3. Reflecting on own practice: Many people described the forum as providing a key opportunity to reflect on and validate their practice. They described thinking more deeply about their work and that such processes were vital to artistic development. “...helps me reflect on my practice and what is essential to me , where I want to go, how I might develop, [the] idea of finding a mentor, and that I am part of a dance ecosystem”.
  4. Sharing and profiling practice: The opportunity to showcase and explain one’s own practice to one’s peers in the sector was described by many as significant to their artistic growth. This was particularly true for independent artists. “While my conversation with other artists was an invaluable part of this weekend, speaking at the public forum ...... not only clarified my past practice, but placed my current work in a wider national context”.
  5. Ideas, Inspiration and confidence: Dance practice was a timely and important focus for this Forum. Participants articulated in their feedback how the sharing of ideas and practice was a source of inspiration and increasing confidence in partnerships and in their own ideas. The forum was....“Inspiration, information, refreshing networking”, a “...fresh perspective on my own work”

The dance sector

This meeting of performers, choreographers and practitioners was a catalyst for discussion and development for the dance sector. The Forum was an opportunity to meet “.... our need for a shared knowledge, deeper understandings of the many new directions and connections between dance artists that characterize our dance culture in the 21st century”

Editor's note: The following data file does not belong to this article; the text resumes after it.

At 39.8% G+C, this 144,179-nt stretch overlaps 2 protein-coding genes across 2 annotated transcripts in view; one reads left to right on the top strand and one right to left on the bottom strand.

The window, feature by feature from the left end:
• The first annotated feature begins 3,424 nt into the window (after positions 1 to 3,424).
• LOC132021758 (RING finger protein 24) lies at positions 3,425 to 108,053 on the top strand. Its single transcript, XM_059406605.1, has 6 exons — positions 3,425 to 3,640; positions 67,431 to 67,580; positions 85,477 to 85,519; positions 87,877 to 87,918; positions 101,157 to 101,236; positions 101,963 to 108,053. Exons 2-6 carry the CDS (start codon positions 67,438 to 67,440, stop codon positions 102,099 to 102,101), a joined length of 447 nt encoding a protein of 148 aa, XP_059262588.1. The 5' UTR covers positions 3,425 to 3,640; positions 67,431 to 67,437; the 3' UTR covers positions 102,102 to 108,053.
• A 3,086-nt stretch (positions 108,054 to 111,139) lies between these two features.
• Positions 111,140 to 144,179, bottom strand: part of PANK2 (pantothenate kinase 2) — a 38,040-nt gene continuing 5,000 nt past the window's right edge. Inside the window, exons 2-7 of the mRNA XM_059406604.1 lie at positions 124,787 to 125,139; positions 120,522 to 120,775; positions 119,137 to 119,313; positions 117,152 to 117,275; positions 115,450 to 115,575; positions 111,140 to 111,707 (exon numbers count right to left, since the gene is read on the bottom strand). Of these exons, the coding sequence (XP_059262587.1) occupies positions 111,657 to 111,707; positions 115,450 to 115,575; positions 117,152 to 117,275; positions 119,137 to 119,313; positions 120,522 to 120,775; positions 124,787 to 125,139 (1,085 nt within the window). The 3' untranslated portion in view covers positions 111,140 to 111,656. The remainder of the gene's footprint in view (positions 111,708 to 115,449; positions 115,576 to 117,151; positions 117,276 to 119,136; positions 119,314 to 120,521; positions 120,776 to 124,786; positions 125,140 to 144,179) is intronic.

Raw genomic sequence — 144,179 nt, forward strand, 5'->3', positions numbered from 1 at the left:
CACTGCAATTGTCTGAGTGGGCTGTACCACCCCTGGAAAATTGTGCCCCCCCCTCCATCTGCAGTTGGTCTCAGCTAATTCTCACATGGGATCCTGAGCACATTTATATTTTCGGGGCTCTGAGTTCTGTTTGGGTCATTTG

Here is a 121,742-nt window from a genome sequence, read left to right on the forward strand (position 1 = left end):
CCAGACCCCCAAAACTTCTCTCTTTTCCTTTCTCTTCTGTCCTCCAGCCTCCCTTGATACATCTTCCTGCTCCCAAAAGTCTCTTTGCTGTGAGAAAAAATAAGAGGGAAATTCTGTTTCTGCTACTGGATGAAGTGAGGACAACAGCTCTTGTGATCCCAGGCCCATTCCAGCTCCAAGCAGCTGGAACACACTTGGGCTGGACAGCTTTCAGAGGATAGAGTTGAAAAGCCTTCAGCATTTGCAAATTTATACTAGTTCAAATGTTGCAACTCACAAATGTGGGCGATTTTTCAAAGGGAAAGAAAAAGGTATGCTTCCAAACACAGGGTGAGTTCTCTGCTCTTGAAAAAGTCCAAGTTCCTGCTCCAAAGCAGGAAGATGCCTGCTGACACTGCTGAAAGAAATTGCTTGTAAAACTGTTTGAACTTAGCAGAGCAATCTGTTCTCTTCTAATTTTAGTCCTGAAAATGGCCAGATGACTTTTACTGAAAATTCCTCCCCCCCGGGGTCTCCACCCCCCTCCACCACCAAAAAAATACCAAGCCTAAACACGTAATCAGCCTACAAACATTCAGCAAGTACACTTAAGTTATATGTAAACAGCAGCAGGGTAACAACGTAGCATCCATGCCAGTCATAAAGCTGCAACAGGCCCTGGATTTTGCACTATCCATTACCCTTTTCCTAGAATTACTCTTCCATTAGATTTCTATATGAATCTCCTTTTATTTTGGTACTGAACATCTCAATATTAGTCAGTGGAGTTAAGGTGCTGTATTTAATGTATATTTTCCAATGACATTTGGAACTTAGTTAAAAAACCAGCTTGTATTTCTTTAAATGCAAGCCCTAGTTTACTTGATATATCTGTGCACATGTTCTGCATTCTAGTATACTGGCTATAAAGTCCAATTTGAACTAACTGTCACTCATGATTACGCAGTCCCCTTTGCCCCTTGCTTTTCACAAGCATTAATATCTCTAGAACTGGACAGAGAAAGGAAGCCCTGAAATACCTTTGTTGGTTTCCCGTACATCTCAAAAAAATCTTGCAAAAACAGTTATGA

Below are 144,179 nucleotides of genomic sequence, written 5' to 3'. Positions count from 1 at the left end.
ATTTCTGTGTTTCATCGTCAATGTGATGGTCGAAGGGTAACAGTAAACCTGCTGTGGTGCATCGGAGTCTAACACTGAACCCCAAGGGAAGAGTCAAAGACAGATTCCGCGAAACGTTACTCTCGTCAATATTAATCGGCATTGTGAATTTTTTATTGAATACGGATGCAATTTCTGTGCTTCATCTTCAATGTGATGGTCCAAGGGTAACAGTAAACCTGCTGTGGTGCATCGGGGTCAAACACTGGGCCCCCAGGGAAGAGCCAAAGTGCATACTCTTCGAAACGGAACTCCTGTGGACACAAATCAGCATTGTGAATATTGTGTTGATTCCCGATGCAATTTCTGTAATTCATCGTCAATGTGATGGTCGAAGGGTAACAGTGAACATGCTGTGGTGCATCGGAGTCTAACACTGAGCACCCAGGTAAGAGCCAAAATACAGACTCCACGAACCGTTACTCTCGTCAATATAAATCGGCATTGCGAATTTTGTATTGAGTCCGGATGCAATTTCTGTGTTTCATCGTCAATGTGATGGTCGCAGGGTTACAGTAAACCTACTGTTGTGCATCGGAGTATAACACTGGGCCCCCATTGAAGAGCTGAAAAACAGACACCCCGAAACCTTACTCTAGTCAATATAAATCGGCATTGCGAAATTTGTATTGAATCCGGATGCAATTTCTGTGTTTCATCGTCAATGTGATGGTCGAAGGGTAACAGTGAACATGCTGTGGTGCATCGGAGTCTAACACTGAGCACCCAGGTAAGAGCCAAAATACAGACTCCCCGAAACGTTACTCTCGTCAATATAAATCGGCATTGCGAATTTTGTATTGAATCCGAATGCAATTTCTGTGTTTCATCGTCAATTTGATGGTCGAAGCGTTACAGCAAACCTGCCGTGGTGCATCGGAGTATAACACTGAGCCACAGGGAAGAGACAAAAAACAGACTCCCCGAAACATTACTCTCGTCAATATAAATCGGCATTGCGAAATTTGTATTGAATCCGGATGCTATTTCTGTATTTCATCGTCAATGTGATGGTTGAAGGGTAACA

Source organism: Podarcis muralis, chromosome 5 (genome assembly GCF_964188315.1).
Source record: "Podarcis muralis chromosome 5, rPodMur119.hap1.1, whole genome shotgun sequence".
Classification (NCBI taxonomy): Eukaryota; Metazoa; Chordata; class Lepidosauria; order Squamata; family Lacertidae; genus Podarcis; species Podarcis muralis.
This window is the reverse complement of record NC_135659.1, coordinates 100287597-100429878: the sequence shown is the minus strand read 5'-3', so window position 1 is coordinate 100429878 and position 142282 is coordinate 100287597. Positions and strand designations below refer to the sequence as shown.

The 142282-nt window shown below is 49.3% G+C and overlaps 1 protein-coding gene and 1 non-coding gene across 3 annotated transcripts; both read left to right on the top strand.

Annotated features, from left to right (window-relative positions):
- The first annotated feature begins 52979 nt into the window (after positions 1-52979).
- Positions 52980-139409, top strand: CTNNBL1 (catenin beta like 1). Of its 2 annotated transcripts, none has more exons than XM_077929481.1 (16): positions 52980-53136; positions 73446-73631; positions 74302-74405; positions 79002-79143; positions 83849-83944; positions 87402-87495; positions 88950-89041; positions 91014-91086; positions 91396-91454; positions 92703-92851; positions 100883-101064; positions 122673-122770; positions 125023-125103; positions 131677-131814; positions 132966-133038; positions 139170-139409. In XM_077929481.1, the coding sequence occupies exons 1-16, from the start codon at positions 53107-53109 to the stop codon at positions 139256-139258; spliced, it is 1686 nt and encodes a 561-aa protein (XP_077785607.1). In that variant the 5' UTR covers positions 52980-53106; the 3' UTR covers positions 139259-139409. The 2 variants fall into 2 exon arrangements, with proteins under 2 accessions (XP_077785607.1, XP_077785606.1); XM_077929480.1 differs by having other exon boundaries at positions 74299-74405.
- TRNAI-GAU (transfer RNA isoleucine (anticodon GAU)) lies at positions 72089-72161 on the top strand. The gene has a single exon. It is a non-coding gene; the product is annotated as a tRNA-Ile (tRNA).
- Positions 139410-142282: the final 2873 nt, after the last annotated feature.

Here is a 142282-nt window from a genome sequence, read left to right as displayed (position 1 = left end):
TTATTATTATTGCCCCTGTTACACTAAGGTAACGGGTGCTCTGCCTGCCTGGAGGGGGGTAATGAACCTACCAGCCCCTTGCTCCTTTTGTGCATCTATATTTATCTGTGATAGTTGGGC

“Being able to get together in such a hothouse environment will lead to new collaborations and different ways of thinking about and enacting practice."

  1. The ‘dance community’: There was clear evidence that many people valued connecting with peers and sharing knowledge and understandings as a sector. This was described as “sense of community and fraternity with peers and colleagues" that fed practice and engendered support for their work. However one external observer challenges this concept and called for “...an end to talk about ‘the dance community’ or (worse) ‘the dance family’. This positions the dance sector as a village, with a common history and purpose, long-standing relationships and enmities, and a close horizon. When it is, in fact, a city, big enough to include multiple streams, different origins, contradictory voices, strangers, chaos, rubbish and beauty.”
  2. Understanding the Australian dance scene: Meeting key people within the dance industry was a benefit cited in the feedback. The forum served as an entry point to the Australian dance scene for those less familiar to it and a chance to see the “big picture”.
  3. Dance sector history: The forum did acknowledge the history of dance in Australia, and placed this forum in its trajectory. It was noted by observers and feedback that many practitioners had little understanding of this history and that it can contribute to the sector’s development. “Our shared history is what makes us an ‘Australian’ dance community. Let us make it know, broadcast it, and celebrate it."

The diversity of practice

The program included a range of topics and a diversity of speakers, and this was valued and rated by participant feedback. Some feedback highlighted a need for further diversity at future forums and raised questions about representation from the whole of Australia. Some felt that dance in areas other than the East coast of Australia remained ‘unsaid and unrevealed’.

Participants reported that the forum had a strong sense of inclusivity and many participants expressed that they were able to engage and contribute.

“I felt encouraged that I was still valued as a senior artist......[there is] space there for people like myself to contribute.”

Related Projects

2013 National Dance Forum View this project

Exploring the unique qualities of dance as an artform and why we choose it as our mode of expression, communication or storytelling, this forum embraced views from multiple perspectives: maker, dancer, educator, audience member and the broader community, while focusing on a central question, 'Why dance?'